A Tale of Two Tigers

Story by Emily Roberts// Photos by Emily Roberts & Glenn Roberts
March 19 2024

The Ontario Highlands is the perfect sandbox for these two playful cats.

Every year, my dad and I try to get out for a motorcycle trip together. Short or long, warm or cold; it doesn’t matter. It just so happens that he’s my favourite person to ride with and, although we live 4,000 km away from each other, we always find a way to make it work. As fate would have it, we found ourselves together through autumn in Ontario with two new Triumph Tigers to try out.

The Tiger 1200 Rally Pro and the Tiger 660 Sport — or the big tiger and little tiger — allow us to experience opposite ends of the tiger spectrum. I had ridden the 1200 before, but never the 660. The anticipation to ride the 660 was high: Since its release, I was excited to see how the little Tiger would handle. My only gripe was the name. I had a hard time calling it a Tiger based on Triumph’s recent re-establishment of the model as an all-adventure lineup. But I could easily be persuaded otherwise.

Fall Colours

As a child, autumn was my favourite season: the crisp air and endless colours sparked inspiration for me. It only seemed fitting that, for this trip, we would ride through thousands of acres of autumn’s most colourful palette, which also contains some of the best riding areas Ontario has to offer: the eastern part of the Haliburton Highlands and into the Ottawa Valley. We headed out for three days to experience the joy of childhood again.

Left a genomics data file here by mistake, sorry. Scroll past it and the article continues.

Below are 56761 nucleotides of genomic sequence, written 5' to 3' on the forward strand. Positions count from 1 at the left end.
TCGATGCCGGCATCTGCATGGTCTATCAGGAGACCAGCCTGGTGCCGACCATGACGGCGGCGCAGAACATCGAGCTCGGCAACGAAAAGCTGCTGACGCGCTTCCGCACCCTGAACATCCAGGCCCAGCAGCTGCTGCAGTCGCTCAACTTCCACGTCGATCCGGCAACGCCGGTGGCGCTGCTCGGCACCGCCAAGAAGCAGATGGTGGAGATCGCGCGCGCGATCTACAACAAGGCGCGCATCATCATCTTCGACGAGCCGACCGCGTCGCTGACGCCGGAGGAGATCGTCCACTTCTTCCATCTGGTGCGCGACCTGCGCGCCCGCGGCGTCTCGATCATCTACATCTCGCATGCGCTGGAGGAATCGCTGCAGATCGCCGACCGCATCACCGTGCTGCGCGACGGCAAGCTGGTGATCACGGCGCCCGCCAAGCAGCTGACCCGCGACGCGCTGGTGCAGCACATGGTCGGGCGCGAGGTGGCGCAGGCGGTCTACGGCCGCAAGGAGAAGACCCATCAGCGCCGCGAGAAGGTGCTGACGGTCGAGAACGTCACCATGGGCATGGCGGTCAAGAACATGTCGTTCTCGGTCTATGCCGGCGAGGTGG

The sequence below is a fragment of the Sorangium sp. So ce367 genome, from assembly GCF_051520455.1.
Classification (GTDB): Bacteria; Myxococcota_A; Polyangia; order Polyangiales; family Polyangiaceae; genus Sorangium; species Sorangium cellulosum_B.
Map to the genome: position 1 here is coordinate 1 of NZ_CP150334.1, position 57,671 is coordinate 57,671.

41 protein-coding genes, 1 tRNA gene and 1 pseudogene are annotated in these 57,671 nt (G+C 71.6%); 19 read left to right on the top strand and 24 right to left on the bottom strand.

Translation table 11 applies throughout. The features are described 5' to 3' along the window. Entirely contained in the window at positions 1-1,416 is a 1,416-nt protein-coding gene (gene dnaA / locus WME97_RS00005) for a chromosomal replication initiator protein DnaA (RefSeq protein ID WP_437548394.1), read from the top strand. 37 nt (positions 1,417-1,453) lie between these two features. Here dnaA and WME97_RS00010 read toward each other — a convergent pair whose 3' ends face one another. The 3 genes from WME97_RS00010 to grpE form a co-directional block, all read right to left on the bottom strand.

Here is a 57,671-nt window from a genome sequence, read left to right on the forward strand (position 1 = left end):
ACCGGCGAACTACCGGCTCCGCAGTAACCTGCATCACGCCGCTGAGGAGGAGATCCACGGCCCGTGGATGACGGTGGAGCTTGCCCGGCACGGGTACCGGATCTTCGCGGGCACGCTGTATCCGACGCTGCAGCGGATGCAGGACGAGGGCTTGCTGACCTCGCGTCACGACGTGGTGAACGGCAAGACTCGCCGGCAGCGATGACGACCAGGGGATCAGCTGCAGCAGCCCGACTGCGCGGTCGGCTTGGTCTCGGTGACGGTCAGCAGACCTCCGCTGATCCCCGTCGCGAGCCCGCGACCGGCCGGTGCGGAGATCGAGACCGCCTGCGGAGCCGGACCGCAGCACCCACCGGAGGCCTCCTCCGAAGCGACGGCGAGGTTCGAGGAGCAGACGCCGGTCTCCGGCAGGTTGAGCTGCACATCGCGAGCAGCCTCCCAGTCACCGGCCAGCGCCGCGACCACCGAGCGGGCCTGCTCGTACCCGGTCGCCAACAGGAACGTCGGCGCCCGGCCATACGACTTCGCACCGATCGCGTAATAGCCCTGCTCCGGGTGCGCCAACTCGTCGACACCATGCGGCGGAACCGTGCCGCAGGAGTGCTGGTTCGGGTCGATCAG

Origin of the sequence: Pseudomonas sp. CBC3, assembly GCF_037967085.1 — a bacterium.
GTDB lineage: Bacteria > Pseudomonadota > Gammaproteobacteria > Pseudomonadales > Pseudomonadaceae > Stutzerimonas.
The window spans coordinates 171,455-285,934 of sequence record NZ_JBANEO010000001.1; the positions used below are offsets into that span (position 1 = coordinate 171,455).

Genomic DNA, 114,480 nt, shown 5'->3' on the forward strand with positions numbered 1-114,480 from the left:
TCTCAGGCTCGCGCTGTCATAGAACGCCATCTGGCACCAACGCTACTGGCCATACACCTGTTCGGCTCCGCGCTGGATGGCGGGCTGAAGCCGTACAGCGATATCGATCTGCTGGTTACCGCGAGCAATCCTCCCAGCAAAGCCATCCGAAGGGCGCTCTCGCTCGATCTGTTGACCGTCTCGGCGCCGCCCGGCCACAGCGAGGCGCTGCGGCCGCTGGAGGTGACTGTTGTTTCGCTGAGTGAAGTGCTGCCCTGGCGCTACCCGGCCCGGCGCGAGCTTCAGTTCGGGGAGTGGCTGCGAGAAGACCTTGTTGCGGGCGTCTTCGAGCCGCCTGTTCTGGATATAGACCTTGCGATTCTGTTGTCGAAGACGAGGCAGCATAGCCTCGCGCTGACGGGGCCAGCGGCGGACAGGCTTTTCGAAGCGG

In British Columbia, we have very little colour change, and although the bright yellow larches are spectacular, nothing quite compares to the sea of deciduous trees that becomes an array of colours once fall arrives and the weather gets colder.

Another bonus of the area is that these locales are a melting pot of rich history and diverse culture in Canada. It’s often overlooked, but every small town or roadside stop in the Ontario Highlands offers a unique look at the foundation on which much of modern Canadiana was built.

The All-Important Map

We pulled out the Ride The Highlands map, which is designed specifically for motorcycle touring, and looked at routes and roads that intrigued us, which we judged purely on the amount of squiggles we could count. We knew the highlands tourism map is a great resource, since we had used this map a few times before and found it especially handy for a quick motorcycle trip.

We skipped out on work early and headed north to Gooderham and then Barry’s Bay. We soon found ourselves on Elephant Lake Road and Peterson Road (one of the highlighted rides on the map), a twisty and curvy road that, despite bringing seemingly endless traffic, in the few instances without cars, also brought a smile to my face.

Dad decided that it would be a good time to use his GPS as it had seen little use before this trip. I’ve always struggled with the lack of focus gained from using a GPS. Fortunately, within a few short hours, the battery died without being plugged in, and we were left exploring roads the way they were meant to be explored: by map.

Squiggle Factor Wins Again

We scouted three roads that would usher us into Barry’s Bay. Based on the squiggle factor, we opted for Old Barry’s Bay Road and were not…


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